Number 83 on the countdown is two accidental hoaxes, caused by the satirical news printed in the Onion being taken as true.

In 2002, the Beijing Evening News printed a surprising story, that the United States Congress were threatening to move out of Washington unless a new Capitol Building was built:

“Don’t get us wrong. We actually love the dilapidated [old] building,” House Speaker J. Dennis Hastert (R-Ill.) was quoted as saying. “But the cruel reality is, it’s no longer suitable for use by a world-class legislature. Its contours are ugly, there’s no room to maneuver, there aren’t enough bathrooms, and let’s not even talk about the parking.”

The reporter for the Beijing paper apparently lifted the story from the Onion, reworked it a little, and submitted it without realizing that it was satirical. Even after the editor of the Beijing

The New Capitol Building Design

The New Capitol Building Design

Evening News was told about the error, he defended the story and did not retract it:

Yu Bin, the editor in charge of international news, acknowledged Thursday that he had no idea where the writer, Huang Ke, originally got the story. Yu said he would tell Huang to “be more careful next time.”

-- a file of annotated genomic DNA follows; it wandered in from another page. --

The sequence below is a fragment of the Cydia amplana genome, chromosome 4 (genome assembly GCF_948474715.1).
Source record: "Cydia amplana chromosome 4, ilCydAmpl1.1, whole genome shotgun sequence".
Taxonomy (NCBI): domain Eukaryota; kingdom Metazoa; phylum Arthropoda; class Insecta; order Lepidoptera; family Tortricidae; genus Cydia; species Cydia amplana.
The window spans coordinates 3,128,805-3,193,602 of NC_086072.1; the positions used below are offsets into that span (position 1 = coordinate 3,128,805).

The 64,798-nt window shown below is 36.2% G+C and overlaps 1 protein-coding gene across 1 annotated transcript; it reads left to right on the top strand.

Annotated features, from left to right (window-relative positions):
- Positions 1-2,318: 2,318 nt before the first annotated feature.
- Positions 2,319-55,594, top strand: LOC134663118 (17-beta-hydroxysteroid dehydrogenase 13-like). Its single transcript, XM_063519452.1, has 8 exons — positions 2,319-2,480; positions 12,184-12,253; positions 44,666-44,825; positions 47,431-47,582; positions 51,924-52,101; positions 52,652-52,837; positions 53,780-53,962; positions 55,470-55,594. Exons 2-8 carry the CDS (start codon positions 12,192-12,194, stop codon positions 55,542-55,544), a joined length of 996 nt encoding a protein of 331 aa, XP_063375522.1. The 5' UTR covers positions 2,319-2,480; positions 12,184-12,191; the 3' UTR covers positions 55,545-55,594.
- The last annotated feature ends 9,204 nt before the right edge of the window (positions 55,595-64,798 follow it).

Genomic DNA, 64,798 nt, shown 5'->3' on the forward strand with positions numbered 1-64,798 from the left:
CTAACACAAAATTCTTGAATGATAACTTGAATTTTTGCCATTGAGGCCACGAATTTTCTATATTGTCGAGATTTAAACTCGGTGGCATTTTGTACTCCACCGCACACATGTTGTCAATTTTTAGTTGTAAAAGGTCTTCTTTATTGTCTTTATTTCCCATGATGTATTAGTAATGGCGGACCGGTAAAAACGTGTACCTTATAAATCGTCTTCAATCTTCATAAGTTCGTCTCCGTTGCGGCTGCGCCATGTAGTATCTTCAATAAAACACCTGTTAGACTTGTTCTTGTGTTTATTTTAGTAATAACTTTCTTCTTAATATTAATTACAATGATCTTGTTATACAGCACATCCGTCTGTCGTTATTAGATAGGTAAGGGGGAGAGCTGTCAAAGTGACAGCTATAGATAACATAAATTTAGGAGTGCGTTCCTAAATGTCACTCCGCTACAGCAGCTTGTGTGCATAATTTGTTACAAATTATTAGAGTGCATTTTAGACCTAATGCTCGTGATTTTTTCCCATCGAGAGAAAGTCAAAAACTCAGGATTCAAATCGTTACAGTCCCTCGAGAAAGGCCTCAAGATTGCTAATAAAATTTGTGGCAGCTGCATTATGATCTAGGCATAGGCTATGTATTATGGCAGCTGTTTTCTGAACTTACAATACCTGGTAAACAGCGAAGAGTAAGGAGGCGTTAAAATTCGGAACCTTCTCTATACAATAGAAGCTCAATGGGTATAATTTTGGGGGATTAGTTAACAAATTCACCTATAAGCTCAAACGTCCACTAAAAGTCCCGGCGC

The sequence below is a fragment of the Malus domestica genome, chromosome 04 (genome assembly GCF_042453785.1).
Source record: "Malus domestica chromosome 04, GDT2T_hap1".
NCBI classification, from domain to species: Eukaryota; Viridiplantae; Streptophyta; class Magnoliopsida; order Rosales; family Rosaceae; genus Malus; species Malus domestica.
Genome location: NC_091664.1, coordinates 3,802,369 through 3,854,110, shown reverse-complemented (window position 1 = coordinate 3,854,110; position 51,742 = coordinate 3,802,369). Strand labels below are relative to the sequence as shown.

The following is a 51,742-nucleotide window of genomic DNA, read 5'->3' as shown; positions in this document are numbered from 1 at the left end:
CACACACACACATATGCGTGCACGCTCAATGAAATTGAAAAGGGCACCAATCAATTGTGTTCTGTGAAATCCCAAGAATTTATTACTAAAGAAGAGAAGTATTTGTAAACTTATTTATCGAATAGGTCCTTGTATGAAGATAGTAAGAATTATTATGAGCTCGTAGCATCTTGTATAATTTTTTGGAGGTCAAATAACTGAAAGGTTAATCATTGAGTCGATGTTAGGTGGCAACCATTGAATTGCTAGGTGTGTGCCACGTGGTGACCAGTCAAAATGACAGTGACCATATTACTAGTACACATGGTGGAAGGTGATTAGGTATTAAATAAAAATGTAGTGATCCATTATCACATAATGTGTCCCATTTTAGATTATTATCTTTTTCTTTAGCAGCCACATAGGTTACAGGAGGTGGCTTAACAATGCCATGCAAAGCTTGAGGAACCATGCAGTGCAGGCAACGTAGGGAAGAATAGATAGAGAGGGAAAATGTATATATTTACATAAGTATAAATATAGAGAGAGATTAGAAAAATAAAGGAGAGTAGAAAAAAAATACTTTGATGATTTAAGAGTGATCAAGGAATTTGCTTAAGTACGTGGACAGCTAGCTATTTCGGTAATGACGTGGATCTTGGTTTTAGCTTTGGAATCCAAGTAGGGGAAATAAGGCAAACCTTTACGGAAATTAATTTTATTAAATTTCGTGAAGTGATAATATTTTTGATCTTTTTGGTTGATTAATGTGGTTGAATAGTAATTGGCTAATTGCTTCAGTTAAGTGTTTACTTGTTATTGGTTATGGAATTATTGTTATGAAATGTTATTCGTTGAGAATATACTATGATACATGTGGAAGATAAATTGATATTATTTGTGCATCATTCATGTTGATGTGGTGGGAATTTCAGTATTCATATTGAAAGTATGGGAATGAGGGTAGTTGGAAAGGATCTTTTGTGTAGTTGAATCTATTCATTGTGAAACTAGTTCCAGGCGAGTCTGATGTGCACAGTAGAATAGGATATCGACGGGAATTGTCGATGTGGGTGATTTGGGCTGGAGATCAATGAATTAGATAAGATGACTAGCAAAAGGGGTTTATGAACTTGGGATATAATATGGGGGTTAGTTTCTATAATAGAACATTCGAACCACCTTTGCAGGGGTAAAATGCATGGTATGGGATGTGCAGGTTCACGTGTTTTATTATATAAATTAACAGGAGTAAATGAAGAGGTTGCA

But he adamantly ruled out a correction and grew slightly obstreperous when pressed to comment on the article’s total lack of truth.

“How do you know whether or not we checked the source before we published the story?” Yu demanded in a phone interview. “How can you prove it’s not correct? Is it incorrect just because you say it is?”

I think Yu Bin has something to learn about burden of proof.

While it might be conceivable that congress would demand a new building, the next accidental Onion hoax is pretty inexcusable…